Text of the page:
Efficient document scanning is achieved by both elements of hardware and software. The software component of IRIS's latest scanning equation comes in the tried and trusted shape of Readiris Pro 9, which we'll come to later, but first the hardware.

Whereas most scanners are bulky blighters that encroach all too heftily on your desk space, this one's slim and svelte. Barely wider than the sheets of paper on which it feeds (up to A4 or Legal in size), the scanner's height and depth are comparatively minuscule at just 37mm and 50mm, respectively. Finding sufficient space for the device is definitely not a problem.

In spite of its compact size, the IRIScan scanner plays host to a motorised paper transport system that draws in individual sheets. It then passes them over the scanning head assembly at a steady pace and ejects them automatically. This example of space-saving simplicity is enhanced by low-power CIS (contact image sensor) scanning technology, so there's no need for a power supply.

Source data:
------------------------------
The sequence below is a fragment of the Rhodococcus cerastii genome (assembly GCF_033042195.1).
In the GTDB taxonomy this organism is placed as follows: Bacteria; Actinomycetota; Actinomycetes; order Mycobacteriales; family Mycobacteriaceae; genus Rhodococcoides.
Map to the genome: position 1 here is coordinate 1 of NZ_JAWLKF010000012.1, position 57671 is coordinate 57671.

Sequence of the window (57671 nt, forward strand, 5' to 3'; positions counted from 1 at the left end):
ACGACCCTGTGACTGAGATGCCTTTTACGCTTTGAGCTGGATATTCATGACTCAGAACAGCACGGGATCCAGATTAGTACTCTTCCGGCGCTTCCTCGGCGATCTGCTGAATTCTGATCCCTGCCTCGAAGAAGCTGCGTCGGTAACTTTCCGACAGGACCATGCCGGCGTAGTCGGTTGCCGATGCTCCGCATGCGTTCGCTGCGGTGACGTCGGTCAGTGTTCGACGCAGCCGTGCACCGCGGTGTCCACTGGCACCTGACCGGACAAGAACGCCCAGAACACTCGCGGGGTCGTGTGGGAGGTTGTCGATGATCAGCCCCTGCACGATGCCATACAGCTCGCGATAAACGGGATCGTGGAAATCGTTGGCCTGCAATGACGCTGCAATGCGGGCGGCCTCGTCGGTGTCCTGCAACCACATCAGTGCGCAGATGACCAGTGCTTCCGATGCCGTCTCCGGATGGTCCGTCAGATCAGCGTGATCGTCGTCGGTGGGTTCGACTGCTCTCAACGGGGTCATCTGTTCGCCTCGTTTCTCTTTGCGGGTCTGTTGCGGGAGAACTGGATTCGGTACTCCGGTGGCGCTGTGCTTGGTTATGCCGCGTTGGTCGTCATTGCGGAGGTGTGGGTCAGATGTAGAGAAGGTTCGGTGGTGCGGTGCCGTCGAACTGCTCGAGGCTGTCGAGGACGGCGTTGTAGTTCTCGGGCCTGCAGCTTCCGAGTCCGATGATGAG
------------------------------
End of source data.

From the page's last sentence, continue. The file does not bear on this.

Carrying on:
You'll find a dedicated graphics card supporting the display on the host PC. Our only gripe is that, at just 50cm, the hardwired USB cable is relatively short so a USB extension lead may be required to reach the relevant port on your PC from the scanner's perch on the desktop.

The software element of the IRIScan partnership (the Readiris Pro 9) is accurate and powerful. In our tests, the software made an exemplary job of 'reading' text documents and converting pages into text files by the power of OCR (optical character recognition). In addition, the software can distinguish between columns of text, tables and picture elements on a page, more often than not correctly rebuilding them into accurate, editable data files.

You can elect to save scanned documents in Microsoft Word, Excel or Adobe PDF file formats or even as HTML documents. Compared with the last IRIS document scanner and OCR solution we reviewed, as well as other rivals in its field, this system proved uncannily accurate, cutting down on the time needed to correct errors. You can't expect perfection, but the IRIScan offers the next best thing.